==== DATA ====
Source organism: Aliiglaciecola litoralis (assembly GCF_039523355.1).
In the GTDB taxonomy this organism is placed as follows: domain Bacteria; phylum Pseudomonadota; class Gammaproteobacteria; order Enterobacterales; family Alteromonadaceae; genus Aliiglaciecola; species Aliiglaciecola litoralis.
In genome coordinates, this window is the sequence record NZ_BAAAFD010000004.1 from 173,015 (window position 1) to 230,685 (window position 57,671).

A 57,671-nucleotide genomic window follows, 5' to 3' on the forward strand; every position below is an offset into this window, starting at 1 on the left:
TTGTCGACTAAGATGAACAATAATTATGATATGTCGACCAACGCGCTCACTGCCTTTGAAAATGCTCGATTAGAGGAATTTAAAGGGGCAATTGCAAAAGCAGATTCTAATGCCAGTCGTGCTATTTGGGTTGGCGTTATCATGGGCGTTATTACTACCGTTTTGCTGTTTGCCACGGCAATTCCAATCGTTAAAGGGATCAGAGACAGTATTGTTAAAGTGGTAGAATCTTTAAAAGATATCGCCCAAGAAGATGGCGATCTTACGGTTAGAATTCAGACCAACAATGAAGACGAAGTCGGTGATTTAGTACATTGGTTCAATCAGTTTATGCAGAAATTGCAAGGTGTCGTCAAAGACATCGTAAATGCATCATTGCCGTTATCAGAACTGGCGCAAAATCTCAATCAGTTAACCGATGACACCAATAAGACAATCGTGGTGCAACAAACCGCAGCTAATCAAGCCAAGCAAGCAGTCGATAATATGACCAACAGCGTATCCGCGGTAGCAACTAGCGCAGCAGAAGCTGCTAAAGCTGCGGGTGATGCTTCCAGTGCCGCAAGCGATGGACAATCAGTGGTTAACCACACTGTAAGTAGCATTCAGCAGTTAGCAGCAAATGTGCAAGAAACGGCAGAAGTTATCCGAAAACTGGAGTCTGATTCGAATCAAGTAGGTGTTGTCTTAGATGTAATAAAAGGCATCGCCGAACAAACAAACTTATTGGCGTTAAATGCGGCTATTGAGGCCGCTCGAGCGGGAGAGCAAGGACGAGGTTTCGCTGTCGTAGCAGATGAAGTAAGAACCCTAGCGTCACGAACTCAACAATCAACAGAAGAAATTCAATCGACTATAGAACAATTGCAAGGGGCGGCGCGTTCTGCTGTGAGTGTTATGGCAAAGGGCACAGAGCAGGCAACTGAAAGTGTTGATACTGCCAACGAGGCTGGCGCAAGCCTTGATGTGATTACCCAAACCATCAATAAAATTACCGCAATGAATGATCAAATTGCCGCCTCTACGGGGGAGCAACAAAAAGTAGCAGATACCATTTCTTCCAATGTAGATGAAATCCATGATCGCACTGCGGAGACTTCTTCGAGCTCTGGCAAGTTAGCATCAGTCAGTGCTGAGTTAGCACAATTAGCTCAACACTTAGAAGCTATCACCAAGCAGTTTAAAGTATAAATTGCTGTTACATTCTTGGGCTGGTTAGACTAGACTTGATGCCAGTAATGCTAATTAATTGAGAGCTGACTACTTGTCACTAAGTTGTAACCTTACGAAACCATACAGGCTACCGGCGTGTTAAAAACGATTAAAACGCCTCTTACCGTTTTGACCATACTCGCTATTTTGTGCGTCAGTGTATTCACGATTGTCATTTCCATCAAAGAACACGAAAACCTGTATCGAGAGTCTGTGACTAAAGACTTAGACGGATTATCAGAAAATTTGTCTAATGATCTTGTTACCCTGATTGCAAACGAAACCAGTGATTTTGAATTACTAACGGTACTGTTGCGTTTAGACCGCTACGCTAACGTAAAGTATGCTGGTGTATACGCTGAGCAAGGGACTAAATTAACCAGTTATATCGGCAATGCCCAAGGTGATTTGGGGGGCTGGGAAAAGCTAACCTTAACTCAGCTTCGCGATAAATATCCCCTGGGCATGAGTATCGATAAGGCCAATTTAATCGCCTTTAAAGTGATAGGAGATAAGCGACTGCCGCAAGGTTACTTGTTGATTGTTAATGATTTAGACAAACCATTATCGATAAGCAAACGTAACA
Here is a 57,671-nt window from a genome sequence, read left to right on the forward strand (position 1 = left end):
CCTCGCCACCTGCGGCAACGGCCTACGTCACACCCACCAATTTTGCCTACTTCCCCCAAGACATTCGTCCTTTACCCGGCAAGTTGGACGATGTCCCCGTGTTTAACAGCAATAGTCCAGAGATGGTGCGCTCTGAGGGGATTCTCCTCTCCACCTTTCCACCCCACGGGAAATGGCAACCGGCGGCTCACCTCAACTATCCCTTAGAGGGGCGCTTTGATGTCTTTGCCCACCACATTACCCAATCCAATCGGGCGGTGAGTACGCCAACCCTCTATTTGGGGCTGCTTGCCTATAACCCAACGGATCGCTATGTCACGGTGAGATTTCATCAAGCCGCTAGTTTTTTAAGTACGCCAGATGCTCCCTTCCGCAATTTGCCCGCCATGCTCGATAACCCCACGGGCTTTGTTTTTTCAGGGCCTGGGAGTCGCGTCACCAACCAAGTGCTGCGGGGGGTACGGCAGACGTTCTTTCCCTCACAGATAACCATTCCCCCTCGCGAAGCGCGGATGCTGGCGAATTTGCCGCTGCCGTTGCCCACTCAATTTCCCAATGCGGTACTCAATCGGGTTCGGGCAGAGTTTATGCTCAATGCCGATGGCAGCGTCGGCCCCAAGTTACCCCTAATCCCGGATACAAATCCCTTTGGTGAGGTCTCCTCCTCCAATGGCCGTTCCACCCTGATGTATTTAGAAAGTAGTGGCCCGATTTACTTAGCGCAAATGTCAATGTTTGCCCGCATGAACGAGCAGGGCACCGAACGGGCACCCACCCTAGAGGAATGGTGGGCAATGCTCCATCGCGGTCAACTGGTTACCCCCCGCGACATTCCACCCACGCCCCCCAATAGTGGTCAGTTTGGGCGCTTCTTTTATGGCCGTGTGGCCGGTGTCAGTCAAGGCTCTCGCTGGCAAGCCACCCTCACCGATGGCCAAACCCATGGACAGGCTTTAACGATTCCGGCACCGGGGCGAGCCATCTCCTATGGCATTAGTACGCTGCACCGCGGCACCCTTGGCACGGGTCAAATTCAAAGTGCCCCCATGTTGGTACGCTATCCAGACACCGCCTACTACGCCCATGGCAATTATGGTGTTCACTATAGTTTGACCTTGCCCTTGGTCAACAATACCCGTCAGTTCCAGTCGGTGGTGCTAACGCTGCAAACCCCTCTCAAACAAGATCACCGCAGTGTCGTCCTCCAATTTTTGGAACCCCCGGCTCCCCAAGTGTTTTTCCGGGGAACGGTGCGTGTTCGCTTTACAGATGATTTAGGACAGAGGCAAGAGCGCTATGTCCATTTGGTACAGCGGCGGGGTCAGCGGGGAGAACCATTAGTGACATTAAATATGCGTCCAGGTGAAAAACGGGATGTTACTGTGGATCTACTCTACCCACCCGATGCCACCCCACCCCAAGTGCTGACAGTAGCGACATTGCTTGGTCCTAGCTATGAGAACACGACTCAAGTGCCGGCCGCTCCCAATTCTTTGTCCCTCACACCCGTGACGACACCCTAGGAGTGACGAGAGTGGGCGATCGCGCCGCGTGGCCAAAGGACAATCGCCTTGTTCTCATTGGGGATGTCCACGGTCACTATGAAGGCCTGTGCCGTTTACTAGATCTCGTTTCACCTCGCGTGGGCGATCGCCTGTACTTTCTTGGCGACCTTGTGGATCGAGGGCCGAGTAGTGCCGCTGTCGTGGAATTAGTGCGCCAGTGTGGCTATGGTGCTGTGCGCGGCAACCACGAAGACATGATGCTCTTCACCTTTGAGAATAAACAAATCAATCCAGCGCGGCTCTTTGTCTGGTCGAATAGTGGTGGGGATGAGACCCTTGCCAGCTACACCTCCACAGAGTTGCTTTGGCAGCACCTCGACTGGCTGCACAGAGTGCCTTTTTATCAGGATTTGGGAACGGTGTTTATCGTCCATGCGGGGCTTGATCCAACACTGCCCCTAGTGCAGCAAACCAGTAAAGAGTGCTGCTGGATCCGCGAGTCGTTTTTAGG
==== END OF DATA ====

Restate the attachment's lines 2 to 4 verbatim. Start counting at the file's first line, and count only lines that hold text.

In the GTDB taxonomy this organism is placed as follows: domain Bacteria; phylum Pseudomonadota; class Gammaproteobacteria; order Enterobacterales; family Alteromonadaceae; genus Aliiglaciecola; species Aliiglaciecola litoralis.
In genome coordinates, this window is the sequence record NZ_BAAAFD010000004.1 from 173,015 (window position 1) to 230,685 (window position 57,671).

A 57,671-nucleotide genomic window follows, 5' to 3' on the forward strand; every position below is an offset into this window, starting at 1 on the left: